FunCoup (50) | Yeast, mouse, human, fly, worm, rat, Arabidopsis thaliana, Ciona intestinalis | Network integration. Naïve Bayes Label prediction. Uses Naïve Bayes classifiers, which make prediction based on direct neighbors in the combined network | Allows users to choose a network type (for example coexpression) but no flexibility on using specific networks based on a given publication |
STRING (51) | 630 Organisms | Network integration. Individual scoring of FLNs prior to construction of a network combination using a Noisy OR model Label prediction. Considers direct neighbors only | All predictions are made from a fixed network |
BioPIXIE (13) | Yeast | Network integration. Naïve Bayes | All predictions are made from a fixed network |
Label prediction. Uses direct and second-order neighbors heuristic (BioPIXIE Graph Search) | |||
MouseNet (52) | Mouse | Network integration. Naïve Bayes | All predictions are made from a fixed network |
Label prediction. Uses direct and second-order neighbors heuristic (BioPIXIE Graph Search) | |||
HFalMp (43) | Human | Network integration. Regularized Naïve Bayes | All predictions are made from a fixed network |
Label prediction. Uses direct and second-order neighbors heuristic |
3 Conclusions
In this chapter, we describe how to construct networks from high-throughput data sources and how to combine multiple networks into a composite functional linkage network. In addition, we provide a review of algorithms for predicting node labels from networks; such algorithms are often applied to predict genes that are involved in a given function or result in a specific phenotype. In particular, we focus on describing the label propagation algorithms and their relation to simpler neighborhood-based methods. As we show, these two types of algorithms are closely related. This observation may explain why several studies have found that neighborhood methods result in similar performance to LPAs (16, 45) – noting that average shortest distance in molecular interaction networks often follows the same distribution as small-world networks; in other words, most nodes are connected by small number of steps (e.g., 3 or 4). Finally, we summarize several online resources for gene prioritizing and predicting gene function.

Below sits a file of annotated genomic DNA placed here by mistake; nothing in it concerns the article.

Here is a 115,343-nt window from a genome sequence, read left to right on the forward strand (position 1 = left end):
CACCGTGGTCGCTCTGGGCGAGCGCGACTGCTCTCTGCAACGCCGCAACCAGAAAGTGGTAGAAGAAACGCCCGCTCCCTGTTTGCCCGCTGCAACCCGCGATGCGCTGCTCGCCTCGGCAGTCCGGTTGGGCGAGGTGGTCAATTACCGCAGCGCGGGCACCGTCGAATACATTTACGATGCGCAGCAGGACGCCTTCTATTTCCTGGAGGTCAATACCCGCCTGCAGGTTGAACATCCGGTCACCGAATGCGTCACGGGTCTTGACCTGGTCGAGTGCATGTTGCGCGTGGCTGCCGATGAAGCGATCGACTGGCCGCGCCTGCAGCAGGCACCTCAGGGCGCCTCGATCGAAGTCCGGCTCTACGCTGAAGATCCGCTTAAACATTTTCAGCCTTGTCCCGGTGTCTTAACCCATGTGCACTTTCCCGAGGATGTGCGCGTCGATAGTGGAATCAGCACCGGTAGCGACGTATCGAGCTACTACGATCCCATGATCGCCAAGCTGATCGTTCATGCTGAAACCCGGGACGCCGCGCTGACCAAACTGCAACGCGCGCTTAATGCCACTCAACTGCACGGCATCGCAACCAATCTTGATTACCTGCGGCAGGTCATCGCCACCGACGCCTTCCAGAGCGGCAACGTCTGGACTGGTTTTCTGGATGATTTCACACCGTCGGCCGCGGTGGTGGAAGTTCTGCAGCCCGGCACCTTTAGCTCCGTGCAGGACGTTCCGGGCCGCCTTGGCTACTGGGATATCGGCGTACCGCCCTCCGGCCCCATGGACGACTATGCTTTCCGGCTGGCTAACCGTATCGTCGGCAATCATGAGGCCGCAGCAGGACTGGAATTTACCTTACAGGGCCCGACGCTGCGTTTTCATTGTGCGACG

4 Notes
- 1.
Positive Labels for Gene Function Prediction. As mentioned in the Introduction, the set of positive labels can be derived from online databases such as Gene Ontology (GO) (6), MIPS (8), and KEGG (7). GO is one the most widely used annotation databases covering a large number of organisms. GO defines three hierarchies for describing properties of gene products: Biological Process, Molecular Function, and Cellular Component. The categories defined in GO range from very broad properties that consist of hundreds of genes (e.g., biological regulation) to very specific properties that consist of only a few genes (e.g., positive regulation of mitosis). Algorithms for predicting gene function are often tested on categories that have between 10 and 300 annotations; these categories have enough positives for training without being too broad (23). For a discussion on choosing informative GO categories see ref. 46.
- 2.